You Don’t Say!

The sleepy town of Nailsea in North Somerset has twice made the news in the last week or so.

Firstly, some wag affixed sticky eyes onto a statue of former Wurzels frontman Adge Cutler. Vandal-eyes-ed, as surprisingly nobody said. And now, an anonymous urbane guerrilla has printed out five A4 pages reading ‘It’s ok to be white’ and stuck them to the wall of an underpass. That is one mofoing mean town, man.

Cue stentorian rage. The public is ‘sickened’. Just a relief that the interviewer didn’t follow up with a few questions about the Unabomber, then. The police have set their coffee and doughnuts aside and are apparently probing the whole sorry escapade.

By anyone’s reckoning, the underwhelming caper was arguably nothing more than manifestly pointless, other than it had perhaps enabled some disgruntled soul to get something burdensome off their chest. Might we venture deeper with our analysis? Well, it was arguably dim to have expended any quantity of exorbitantly priced ink on the exercise, but their modus operandi was quaintly genteel and sufficiently public-spirited to have printed the colourless missive on their own paper, to have posted them in relative obscurity, and to have got their apostrophe usage on point. Precisely what the police will be investigating, though, is beyond me unless the adhesive used had damaged the paint on the underpass wall.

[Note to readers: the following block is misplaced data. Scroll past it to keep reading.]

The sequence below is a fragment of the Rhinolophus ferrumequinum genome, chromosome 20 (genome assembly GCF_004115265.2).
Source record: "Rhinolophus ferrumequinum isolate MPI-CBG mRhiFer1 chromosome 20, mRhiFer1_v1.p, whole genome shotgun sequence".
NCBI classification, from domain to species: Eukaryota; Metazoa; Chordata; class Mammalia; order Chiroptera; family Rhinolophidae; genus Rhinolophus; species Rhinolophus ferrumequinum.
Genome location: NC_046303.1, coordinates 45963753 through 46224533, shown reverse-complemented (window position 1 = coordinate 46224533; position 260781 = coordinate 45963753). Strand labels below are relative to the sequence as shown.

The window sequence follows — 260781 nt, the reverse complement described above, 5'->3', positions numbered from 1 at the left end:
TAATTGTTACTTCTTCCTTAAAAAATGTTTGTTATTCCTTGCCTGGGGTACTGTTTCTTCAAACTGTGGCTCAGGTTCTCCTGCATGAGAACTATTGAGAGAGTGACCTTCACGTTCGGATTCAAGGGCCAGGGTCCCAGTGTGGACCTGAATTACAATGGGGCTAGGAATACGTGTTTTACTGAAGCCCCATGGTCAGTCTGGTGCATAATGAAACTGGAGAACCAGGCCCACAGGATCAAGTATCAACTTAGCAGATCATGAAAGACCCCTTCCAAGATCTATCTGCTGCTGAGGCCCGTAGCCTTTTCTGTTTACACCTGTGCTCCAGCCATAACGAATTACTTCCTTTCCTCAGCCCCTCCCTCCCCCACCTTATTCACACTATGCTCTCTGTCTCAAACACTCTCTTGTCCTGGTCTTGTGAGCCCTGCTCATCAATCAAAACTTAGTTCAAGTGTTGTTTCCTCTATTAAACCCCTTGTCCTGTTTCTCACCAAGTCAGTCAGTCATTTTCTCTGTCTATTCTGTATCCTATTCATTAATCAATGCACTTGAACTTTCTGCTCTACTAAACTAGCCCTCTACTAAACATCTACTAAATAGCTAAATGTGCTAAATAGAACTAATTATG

Others, however, vehemently disagree. From their perspective, the flyers were ‘racist’, and the phrase was a dog-whistle employed by white supremacists. Yes, some alt-right loons had indeed latched onto the maxim at one time and had trotted it out, but there is an important consideration here regarding meaning. In fact, this is the biggie.

But first of all, who gives words their meaning? The speaker, the audience, or is it contained within the words themselves? There is no clear-cut answer to this – indeed, careers have been forged on it (literally as well as metaphorically). Prescriptive linguists take the ‘dictionary plus grammar’ approach because their bag is linguistic meaning. For others, communicative meaning that derives from holistic communication and standardised use and meaning are just as pertinent. These might transcend words alone and at the same time allow for the symbolic use of phrases. ‘It’s a bit chilly in here’ may mean, ‘it is cold’, yet may also mean, ‘please close the window’.

A nudge or a wink might negate a sentence and attribute an opposite meaning. Everyday communication blends the whole range of components, nuances and, and contexts.

The difficulty with applying communicative or standardised meanings too liberally is twofold. Firstly, societies are generally hardwired to rely on linguistic meaning as being definitive. Lawyers draft contract clauses (or at least they should) to be unequivocal. In contentious matters, judges rely on the ordinary meaning of words. That is not to say that communicative meaning has no value, but linguistic meaning can be tracked back to clear rule systems and garners primacy.

The second issue relates to whether any given communicative meaning or standardised forms can be anchored to something that is widely enough known that an ordinary person might interpret it in the same way. I can argue that ‘bread’ means ‘money’ because the usage of the term is widely enough known to qualify it. In such a specific context we can even trump the linguistic meaning of, ‘a staple food prepared from a dough of flour and water, usually by baking’. Yet, I would have a tougher task in convincing a jury that I meant ‘money’ by saying ‘wizard’.